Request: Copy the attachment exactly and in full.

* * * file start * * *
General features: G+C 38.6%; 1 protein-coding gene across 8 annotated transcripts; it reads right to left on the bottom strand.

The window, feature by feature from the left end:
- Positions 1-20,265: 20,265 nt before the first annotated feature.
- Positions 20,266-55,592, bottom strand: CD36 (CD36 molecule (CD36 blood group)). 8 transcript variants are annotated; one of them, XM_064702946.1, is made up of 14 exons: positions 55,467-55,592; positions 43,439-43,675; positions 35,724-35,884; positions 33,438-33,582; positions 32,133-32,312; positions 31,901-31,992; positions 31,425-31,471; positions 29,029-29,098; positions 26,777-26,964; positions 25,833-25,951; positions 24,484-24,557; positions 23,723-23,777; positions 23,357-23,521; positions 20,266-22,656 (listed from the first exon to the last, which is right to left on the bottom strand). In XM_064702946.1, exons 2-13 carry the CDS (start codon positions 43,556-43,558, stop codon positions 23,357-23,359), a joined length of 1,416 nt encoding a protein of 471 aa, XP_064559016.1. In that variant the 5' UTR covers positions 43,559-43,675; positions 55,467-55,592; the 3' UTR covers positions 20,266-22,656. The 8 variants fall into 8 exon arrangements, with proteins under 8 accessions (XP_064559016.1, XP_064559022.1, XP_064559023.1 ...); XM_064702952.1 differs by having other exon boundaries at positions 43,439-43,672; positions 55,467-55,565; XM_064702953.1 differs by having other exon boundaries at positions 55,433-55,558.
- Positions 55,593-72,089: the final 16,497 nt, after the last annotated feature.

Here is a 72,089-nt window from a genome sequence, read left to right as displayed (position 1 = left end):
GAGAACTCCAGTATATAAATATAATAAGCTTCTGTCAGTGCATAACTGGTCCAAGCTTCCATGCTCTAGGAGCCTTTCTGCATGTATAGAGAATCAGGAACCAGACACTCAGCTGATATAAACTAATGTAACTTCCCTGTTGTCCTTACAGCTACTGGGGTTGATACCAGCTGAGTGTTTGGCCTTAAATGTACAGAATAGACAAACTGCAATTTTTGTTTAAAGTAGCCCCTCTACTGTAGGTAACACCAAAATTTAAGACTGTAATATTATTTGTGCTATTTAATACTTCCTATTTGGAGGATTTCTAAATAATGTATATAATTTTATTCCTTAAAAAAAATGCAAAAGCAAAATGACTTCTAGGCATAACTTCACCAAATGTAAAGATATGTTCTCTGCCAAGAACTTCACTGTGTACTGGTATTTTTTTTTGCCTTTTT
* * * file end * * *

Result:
General features: G+C 38.6%; 1 protein-coding gene across 8 annotated transcripts; it reads right to left on the bottom strand.

The window, feature by feature from the left end:
- Positions 1-20,265: 20,265 nt before the first annotated feature.
- Positions 20,266-55,592, bottom strand: CD36 (CD36 molecule (CD36 blood group)). 8 transcript variants are annotated; one of them, XM_064702946.1, is made up of 14 exons: positions 55,467-55,592; positions 43,439-43,675; positions 35,724-35,884; positions 33,438-33,582; positions 32,133-32,312; positions 31,901-31,992; positions 31,425-31,471; positions 29,029-29,098; positions 26,777-26,964; positions 25,833-25,951; positions 24,484-24,557; positions 23,723-23,777; positions 23,357-23,521; positions 20,266-22,656 (listed from the first exon to the last, which is right to left on the bottom strand). In XM_064702946.1, exons 2-13 carry the CDS (start codon positions 43,556-43,558, stop codon positions 23,357-23,359), a joined length of 1,416 nt encoding a protein of 471 aa, XP_064559016.1. In that variant the 5' UTR covers positions 43,559-43,675; positions 55,467-55,592; the 3' UTR covers positions 20,266-22,656. The 8 variants fall into 8 exon arrangements, with proteins under 8 accessions (XP_064559016.1, XP_064559022.1, XP_064559023.1 ...); XM_064702952.1 differs by having other exon boundaries at positions 43,439-43,672; positions 55,467-55,565; XM_064702953.1 differs by having other exon boundaries at positions 55,433-55,558.
- Positions 55,593-72,089: the final 16,497 nt, after the last annotated feature.

Here is a 72,089-nt window from a genome sequence, read left to right as displayed (position 1 = left end):
GAGAACTCCAGTATATAAATATAATAAGCTTCTGTCAGTGCATAACTGGTCCAAGCTTCCATGCTCTAGGAGCCTTTCTGCATGTATAGAGAATCAGGAACCAGACACTCAGCTGATATAAACTAATGTAACTTCCCTGTTGTCCTTACAGCTACTGGGGTTGATACCAGCTGAGTGTTTGGCCTTAAATGTACAGAATAGACAAACTGCAATTTTTGTTTAAAGTAGCCCCTCTACTGTAGGTAACACCAAAATTTAAGACTGTAATATTATTTGTGCTATTTAATACTTCCTATTTGGAGGATTTCTAAATAATGTATATAATTTTATTCCTTAAAAAAAATGCAAAAGCAAAATGACTTCTAGGCATAACTTCACCAAATGTAAAGATATGTTCTCTGCCAAGAACTTCACTGTGTACTGGTATTTTTTTTTGCCTTTTT